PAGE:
For example, the ratio of musical pitches that we call a fifth in the Western world is a frequency ratio 3:2. A fourth is 4:3 (sort of; see this article for a much more detailed discussion of the significance of integer ratios in musical scales.) A large-scale musical composition has traditionally comprised three movements; often individual movements will have three sections of which the first and third are similar (or even identical) while the second is in contrast to them.

Many plays are divided into three acts. In Britain, half-hour radio and television shows were traditionally divided in to three, ten-minute 'acts,' although the need for advertising breaks has somewhat eroded that practice.

In ancient Greek literature and mythology entities tended to be grouped into threes: three Fates, three Furies, three Graces, etc. Macbeth had three witches. Threes turn up also in Christian, Jewish, and Buddhist mysticism, and probably in other traditions as well.

A common way of presenting paintings, particularly of religious subjects, was as a triptych — three connected panels, usually with the central panel larger or differently shaped to the outer panels. The same layout sometimes features in religious architecture: the facade of Notre Dame Cathedral resembles a triptych.

It isn't hard to find other threes in architecture, both ancient and modern. There's a whole bunch of three-arch buildings in Washington, DC, for example. In fact groups of three in architecture are so ubiquitous that it's scarely worth trying to list examples.

Despite all these threes in the arts, there remain plenty of twos and fours. Three is a common number of movements in a symphony, but four-movement pieces are far from rare. There are many pieces of music written for trios of instruments, but the number of string quartets alone probably outnumbers them all put together. Most buildings have a four-sided plan, and usually a four-sided elevation. The pyramids at Giza have four faces, not three (five if you count the base.)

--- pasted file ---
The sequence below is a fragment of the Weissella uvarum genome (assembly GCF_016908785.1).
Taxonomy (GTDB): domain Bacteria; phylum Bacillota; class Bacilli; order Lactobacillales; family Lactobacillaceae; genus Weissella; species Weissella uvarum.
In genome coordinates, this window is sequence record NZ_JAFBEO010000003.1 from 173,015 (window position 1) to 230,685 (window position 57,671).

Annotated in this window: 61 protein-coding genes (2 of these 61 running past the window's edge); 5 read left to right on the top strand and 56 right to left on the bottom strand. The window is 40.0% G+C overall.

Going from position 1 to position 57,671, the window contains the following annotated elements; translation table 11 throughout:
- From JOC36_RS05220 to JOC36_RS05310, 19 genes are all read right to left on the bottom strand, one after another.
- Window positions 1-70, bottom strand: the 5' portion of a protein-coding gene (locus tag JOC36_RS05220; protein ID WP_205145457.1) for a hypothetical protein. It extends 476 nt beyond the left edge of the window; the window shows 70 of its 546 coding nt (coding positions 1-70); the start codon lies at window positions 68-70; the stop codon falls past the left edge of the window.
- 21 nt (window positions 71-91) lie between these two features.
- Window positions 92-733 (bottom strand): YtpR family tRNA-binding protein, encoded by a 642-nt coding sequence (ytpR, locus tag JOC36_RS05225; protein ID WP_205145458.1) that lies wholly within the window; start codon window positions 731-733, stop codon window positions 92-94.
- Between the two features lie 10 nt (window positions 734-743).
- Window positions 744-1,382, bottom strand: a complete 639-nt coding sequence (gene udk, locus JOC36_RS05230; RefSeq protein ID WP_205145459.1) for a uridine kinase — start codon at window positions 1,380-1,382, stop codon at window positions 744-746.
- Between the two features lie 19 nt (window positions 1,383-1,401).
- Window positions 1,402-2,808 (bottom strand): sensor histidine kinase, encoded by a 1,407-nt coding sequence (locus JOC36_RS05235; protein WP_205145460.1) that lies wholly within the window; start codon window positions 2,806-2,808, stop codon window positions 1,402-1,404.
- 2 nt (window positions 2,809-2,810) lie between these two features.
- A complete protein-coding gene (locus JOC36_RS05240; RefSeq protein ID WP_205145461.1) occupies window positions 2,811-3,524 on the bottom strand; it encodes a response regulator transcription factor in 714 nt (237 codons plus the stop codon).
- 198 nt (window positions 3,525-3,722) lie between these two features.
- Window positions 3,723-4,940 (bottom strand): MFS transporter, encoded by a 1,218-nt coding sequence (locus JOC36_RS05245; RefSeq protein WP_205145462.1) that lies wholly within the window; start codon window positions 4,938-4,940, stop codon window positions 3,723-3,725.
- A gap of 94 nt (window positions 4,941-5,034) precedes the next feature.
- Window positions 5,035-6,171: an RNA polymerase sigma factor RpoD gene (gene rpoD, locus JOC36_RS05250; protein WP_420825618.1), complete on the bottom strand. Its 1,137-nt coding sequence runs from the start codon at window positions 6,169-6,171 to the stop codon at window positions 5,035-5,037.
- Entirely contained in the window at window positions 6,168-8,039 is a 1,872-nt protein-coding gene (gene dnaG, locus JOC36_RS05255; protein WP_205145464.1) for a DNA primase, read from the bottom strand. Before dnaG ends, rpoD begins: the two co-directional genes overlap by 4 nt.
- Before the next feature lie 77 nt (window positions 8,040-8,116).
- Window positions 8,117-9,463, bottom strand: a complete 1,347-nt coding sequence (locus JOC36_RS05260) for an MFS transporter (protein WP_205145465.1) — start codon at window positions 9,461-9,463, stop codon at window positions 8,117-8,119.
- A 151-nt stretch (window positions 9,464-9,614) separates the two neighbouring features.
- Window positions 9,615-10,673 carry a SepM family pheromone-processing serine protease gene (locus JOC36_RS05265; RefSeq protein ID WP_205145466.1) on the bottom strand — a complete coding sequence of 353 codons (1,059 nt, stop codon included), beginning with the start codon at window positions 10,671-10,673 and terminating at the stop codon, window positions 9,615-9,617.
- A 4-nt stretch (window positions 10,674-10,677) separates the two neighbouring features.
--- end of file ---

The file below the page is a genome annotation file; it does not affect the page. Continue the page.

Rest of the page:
And, of course, three is the number to which we count before throwing a hand grenade. Modern software engineering favours a three-tier approach to system architecture. There are three sizes of coffee cup at Starbucks. And so on.

Perhaps the reality is that three is nothing more than a convenient small number?

Summary

Rules, we are often told, are made to be broken. The so called 'Rule' of Thirds is broken so frequently that it is safe to say explicitly: There is no Rule of Thirds. Any claimed connection to the Golden Ratio — itself a concept of dubious aesthetic significance — is bogus.

The reality is that, in the visual arts, we humans tend to prefer our focus of interest to be somewhat away from the centre, but usually not right on the edge. And that's really all there is to it.

Copyright © 1994-2015 Kevin Boone. Updated Feb 10 2015